Club drug Molly gives MDMA a bad name, but research on its medical uses are promising.
Virgil Huston used to struggle to find the motivation to get out of bed every morning.
After his 2004-2005 tour in Afghanistan and Iraq with the National Guard, the 58-year-old from South Carolina suffered from crushing depression and anxiety — symptoms of the post-traumatic stress disorder that plagues more than five million Americans each year, including hundreds of thousands of war veterans.
Although he worked with a therapist at the Department of Veterans Affairs for six years and took "every anti-depressant known to man," he saw no improvement.
"I was desperate," Huston said. "Something had to give."
In January, he read an article about Dr. Michael Mithoefer, a Charleston, S.C., psychiatrist seeking participants for a new study on the effectiveness of using pure MDMA — often incorrectly equated with popular drug known as 'Molly' — in combination with psychotherapy to treat PTSD.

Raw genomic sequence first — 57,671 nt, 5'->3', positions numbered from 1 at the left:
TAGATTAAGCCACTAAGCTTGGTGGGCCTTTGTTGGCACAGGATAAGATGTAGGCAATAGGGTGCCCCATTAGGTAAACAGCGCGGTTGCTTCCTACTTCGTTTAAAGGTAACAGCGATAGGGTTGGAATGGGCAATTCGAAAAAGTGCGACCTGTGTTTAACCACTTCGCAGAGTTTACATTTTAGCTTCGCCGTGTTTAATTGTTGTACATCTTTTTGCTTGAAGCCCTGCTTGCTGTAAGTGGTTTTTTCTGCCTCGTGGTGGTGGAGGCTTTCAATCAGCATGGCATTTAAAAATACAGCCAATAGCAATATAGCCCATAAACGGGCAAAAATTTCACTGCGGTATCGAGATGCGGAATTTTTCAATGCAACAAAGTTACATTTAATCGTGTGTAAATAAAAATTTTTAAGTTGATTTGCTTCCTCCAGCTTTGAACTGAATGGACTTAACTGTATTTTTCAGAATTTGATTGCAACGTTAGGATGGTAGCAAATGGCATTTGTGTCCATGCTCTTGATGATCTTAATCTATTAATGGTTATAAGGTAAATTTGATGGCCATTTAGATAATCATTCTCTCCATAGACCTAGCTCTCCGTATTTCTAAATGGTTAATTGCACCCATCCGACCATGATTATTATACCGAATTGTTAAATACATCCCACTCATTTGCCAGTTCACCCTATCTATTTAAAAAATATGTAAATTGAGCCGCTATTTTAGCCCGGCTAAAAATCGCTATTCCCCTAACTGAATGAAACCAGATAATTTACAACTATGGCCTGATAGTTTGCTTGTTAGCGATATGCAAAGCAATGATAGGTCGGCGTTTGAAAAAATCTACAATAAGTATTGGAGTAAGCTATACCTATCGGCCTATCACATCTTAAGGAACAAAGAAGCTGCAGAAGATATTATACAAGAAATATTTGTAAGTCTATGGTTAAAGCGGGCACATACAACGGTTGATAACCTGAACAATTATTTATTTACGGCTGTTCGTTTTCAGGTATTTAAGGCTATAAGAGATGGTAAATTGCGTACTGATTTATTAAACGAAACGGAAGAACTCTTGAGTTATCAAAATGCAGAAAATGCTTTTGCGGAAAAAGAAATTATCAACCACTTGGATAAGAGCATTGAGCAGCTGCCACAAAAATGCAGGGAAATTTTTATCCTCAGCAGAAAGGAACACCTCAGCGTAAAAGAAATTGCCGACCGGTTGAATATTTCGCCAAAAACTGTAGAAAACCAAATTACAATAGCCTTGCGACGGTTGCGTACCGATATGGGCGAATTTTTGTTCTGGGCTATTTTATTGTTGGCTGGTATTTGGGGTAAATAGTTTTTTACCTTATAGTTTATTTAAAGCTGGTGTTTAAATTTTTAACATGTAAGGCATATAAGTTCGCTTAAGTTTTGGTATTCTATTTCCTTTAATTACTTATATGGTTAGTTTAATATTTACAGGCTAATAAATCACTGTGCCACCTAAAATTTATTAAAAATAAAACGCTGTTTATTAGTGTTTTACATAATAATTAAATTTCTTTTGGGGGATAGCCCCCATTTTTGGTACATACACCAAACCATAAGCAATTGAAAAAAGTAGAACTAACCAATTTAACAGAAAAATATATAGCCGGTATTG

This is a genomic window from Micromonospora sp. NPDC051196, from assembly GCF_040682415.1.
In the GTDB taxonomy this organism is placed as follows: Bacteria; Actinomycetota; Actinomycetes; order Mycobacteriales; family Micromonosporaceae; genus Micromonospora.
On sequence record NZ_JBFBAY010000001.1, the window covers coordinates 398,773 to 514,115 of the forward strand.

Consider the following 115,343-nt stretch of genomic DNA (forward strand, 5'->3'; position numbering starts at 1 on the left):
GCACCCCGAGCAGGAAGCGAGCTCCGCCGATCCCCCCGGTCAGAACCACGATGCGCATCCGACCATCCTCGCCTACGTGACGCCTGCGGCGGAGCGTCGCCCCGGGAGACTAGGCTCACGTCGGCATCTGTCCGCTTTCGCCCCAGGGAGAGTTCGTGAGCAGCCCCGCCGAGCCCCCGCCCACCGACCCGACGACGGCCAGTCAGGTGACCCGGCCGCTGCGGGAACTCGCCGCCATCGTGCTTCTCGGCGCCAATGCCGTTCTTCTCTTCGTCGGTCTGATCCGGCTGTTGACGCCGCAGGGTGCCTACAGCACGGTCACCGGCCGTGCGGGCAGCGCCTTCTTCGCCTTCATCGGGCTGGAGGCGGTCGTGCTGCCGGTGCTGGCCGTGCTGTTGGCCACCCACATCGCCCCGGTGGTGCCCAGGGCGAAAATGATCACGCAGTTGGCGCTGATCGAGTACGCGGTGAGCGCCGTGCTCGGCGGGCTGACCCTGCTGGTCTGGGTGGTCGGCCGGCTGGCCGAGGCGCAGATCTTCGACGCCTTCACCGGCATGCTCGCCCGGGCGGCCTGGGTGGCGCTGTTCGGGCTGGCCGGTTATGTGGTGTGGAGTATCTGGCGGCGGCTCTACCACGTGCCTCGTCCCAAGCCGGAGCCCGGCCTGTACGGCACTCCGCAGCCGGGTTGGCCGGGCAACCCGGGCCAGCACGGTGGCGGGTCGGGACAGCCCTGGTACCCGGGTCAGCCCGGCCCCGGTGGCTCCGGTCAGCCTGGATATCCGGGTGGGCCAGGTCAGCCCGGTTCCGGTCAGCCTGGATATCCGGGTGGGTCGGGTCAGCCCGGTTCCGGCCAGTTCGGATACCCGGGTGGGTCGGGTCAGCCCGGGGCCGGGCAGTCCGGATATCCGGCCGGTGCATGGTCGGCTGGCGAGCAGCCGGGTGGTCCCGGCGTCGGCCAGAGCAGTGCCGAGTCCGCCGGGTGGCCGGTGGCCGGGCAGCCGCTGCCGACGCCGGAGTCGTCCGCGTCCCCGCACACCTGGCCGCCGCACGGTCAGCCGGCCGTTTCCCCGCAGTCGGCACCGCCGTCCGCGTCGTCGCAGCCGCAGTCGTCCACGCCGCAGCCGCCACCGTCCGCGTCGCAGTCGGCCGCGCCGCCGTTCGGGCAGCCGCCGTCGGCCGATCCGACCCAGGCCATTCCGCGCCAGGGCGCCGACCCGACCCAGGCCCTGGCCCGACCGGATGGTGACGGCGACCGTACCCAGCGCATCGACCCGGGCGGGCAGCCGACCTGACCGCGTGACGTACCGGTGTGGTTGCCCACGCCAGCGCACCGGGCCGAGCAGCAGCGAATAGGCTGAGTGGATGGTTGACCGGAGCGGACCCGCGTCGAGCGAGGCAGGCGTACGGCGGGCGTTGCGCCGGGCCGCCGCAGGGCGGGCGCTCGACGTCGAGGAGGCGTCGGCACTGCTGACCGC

Mithoefer — who works under the umbrella of the Multidisciplinary Association for Psychedelic Studies — showed in a 20-person, 2010 study that 83% of PTSD patients treated with MDMA-assisted psychotherapy were cured, compared to 25% of those treated with psychotherapy alone. A follow-up study in 2012 found that the majority of those treated with the assistance of MDMA remained symptom-free, demonstrating the treatment may have long-term efficacy.
Results from Mithoefer's current study, in which Huston is enrolled, will not be published for several years. And the jury is still out on whether the potential therapeutic benefits of MDMA outweigh its associated health risks.